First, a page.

Fun fair flirt, the donkey and other matters*

*Close on 25 years' work by Erik Mattijssen.

29 Junt to 27 October 2019

Erik Mattijssen draws his inspiration from things around him. A pack of LU cookies in a shop in Paris or a bottle of jenever in Schiedam, for example. But just as well a pile of plastic buckets in Calcutta. The artist loves to create work in which people can wander around, as is shown in the solo exhibition Fun fair flirt, the donkey and other things in the Stedelijk Museum Schiedam. Mattijssen (1957) shows works from the past 25 years.


Early works from 1995 are displayed, but also more recent work such as his installation of 7.5 by 3 metres high, fresh from the studio. The latter work is part of the exhibition In the Hoogstraat, elsewhere in the Museum. It is a collage of elements that he saw in the street where the Museum is located. ‘It’s a choice; there’s much more, but I wanted there to be a lot to experience, to cheer you up.’ Mattijssen’s work has been incorporated into the NOG Collection that is administered by the Museum.


The title refers to two works of Mattijssen that are very precious to him. Fun fair flirt was created shortly after the turn of the millennium. He found a book about Flemish folklore and got inspired. Mattijssen drew the donkey, his favourite animal, after a long stay in Ireland. In his work Donkey’s Years (2006) he hung separate parts of the work on lengths of string in front of the pastel drawing for the first time.


Growth is part of a larger series in which Mattijssen depicts budding green, cuttings and flowers in pots or tins in which they are not supposed to be.


He found the inspiration for this work in Surinam. There he noticed that people’s gardens were full of tins filled with all kinds of flowers and vegetables. ‘The combinations were very attractive; marigolds in a tomato sauce bucket, an eggplant plant in an oilcan.’


Last year, the artist was staying in a studio in Paris for artists of the Mondriaan Fund.

Erik Mattijssen, Groei, 2012. Collectie Weaver/Ribbelink

Mattijssen: ‘When I was there I discovered a small grocery around the corner, like you don’t see them a lot anymore. I found all kinds of pots, tins, and herbs from all over the world gathered together. I decided to paint that shop. At the end of the day it became a huge collection under the name Izrael, l’épicerie du monde.’ The work is on display in the Museum.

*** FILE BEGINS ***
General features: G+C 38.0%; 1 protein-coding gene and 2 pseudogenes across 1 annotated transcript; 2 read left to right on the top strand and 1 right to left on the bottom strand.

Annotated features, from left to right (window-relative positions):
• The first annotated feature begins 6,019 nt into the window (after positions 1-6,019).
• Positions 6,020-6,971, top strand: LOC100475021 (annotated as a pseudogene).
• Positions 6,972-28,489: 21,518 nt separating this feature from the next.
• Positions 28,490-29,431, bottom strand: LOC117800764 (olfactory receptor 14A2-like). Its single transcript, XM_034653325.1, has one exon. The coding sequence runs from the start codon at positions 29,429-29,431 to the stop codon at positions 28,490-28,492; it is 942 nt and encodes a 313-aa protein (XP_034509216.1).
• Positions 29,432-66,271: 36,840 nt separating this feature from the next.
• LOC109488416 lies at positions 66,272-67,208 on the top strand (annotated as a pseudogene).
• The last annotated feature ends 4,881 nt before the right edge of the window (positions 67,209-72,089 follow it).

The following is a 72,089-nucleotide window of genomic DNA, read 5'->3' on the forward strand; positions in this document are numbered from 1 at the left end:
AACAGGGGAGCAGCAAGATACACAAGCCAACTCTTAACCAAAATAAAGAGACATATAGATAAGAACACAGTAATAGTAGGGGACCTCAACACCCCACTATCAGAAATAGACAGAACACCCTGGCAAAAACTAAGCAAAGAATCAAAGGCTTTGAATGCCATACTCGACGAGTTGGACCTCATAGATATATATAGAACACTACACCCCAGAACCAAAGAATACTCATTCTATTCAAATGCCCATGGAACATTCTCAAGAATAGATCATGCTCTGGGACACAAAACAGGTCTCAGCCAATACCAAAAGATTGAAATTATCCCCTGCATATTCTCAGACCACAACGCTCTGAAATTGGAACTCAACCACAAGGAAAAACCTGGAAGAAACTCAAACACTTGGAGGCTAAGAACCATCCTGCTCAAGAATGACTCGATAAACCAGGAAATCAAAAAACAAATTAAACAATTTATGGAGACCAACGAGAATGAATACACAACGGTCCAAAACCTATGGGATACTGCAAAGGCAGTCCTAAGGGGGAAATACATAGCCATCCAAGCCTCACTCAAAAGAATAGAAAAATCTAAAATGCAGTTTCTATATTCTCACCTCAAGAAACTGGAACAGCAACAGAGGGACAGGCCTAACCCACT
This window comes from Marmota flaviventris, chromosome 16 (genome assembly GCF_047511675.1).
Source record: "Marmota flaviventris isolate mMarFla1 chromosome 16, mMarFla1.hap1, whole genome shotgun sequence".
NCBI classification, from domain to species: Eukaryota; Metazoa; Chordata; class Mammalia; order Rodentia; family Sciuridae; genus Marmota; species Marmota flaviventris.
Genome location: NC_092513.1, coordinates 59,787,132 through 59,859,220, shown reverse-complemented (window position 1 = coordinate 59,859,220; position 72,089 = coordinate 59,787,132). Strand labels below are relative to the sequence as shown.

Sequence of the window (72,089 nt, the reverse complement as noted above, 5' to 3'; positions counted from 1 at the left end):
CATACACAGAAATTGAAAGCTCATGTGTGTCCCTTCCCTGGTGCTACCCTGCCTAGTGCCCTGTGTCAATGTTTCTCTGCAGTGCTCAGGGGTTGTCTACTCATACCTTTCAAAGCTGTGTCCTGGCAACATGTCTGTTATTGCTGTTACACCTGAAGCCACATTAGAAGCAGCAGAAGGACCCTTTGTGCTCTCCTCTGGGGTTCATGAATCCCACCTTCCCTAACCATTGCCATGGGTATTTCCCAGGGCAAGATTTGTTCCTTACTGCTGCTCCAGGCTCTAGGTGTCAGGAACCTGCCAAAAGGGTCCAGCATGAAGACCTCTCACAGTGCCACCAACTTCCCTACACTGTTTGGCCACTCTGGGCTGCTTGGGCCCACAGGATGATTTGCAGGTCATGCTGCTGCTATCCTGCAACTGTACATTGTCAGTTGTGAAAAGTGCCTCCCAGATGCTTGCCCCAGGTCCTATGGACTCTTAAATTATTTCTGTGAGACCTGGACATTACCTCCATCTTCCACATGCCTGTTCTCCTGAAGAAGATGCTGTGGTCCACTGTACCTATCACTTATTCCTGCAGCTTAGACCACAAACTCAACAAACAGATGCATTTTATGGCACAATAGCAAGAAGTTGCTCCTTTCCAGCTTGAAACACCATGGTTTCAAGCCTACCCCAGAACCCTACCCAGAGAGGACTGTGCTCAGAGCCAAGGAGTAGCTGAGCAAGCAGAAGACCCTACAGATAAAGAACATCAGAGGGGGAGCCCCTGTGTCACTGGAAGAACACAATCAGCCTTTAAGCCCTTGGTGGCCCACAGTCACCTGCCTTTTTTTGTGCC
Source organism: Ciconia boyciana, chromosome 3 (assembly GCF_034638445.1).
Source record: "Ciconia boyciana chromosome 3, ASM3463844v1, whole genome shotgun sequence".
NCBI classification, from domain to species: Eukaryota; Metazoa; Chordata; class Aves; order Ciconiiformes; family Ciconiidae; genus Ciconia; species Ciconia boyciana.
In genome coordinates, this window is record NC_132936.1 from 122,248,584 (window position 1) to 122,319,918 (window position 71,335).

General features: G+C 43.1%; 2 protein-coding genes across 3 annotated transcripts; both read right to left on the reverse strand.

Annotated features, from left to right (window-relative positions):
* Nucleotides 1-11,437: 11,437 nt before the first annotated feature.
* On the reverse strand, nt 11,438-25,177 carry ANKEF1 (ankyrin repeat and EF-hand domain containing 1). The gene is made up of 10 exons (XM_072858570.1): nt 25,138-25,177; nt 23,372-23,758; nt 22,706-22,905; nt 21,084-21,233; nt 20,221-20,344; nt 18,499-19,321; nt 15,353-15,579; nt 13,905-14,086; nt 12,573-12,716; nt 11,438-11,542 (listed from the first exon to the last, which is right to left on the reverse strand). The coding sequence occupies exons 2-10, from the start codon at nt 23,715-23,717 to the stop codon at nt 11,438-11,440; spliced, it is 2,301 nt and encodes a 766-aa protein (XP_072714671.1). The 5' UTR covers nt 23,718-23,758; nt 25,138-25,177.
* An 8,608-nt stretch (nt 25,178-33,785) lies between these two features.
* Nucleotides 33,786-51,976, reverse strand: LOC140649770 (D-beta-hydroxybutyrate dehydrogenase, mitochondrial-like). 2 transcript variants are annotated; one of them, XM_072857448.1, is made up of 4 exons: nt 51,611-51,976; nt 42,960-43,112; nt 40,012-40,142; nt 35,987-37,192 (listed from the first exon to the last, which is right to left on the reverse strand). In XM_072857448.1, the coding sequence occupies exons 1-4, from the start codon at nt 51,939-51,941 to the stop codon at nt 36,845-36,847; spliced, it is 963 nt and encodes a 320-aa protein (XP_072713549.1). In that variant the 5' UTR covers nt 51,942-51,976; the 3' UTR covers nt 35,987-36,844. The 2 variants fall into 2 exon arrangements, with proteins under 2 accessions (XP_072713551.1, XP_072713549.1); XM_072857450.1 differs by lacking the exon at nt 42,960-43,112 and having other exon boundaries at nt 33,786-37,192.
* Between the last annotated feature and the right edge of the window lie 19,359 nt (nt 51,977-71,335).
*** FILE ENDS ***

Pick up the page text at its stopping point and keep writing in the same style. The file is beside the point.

Thousands of images

Erik Mattijssen likes to stay in the countrysides of Spain and Ireland or the colourful cities of India. He zooms in on details that show how people can survive in many different ways. ‘Those inspire me the most. How objects are cherished, arranged and sold, it is different everywhere. I have developed an eye for it over the years. I take photos whenever I can.’ The thousands of images he made and saved are used later to style and compose his works.

Everyday things

Once you are working on something for a long time, you discover more and more patterns, domains and affinities. These are then evolving  into themes, Mattijssen says. ‘I love the ordinary, the things that are easily ignored. This is also why I love to be in countries and places where human inventiveness and creativity are necessary to survive and get something out of life.’ This is in line with the approach of  the Stedelijk Museum Schiedam, which administers the NOG Collection. It focuses attention on people and their interconnections. The Museum won the 2019 Museum Award of the BankGiro Lottery in the category ‘Most public-friendly museum’ of the Netherlands.


The exhibition is accompanied by a publication of the works, with a short text about Mattijssen’s work. It is an edition of the Stedelijk Museum Schiedam in cooperation with the NOG Collection and is available in the Museum shop.

Many thanks are due to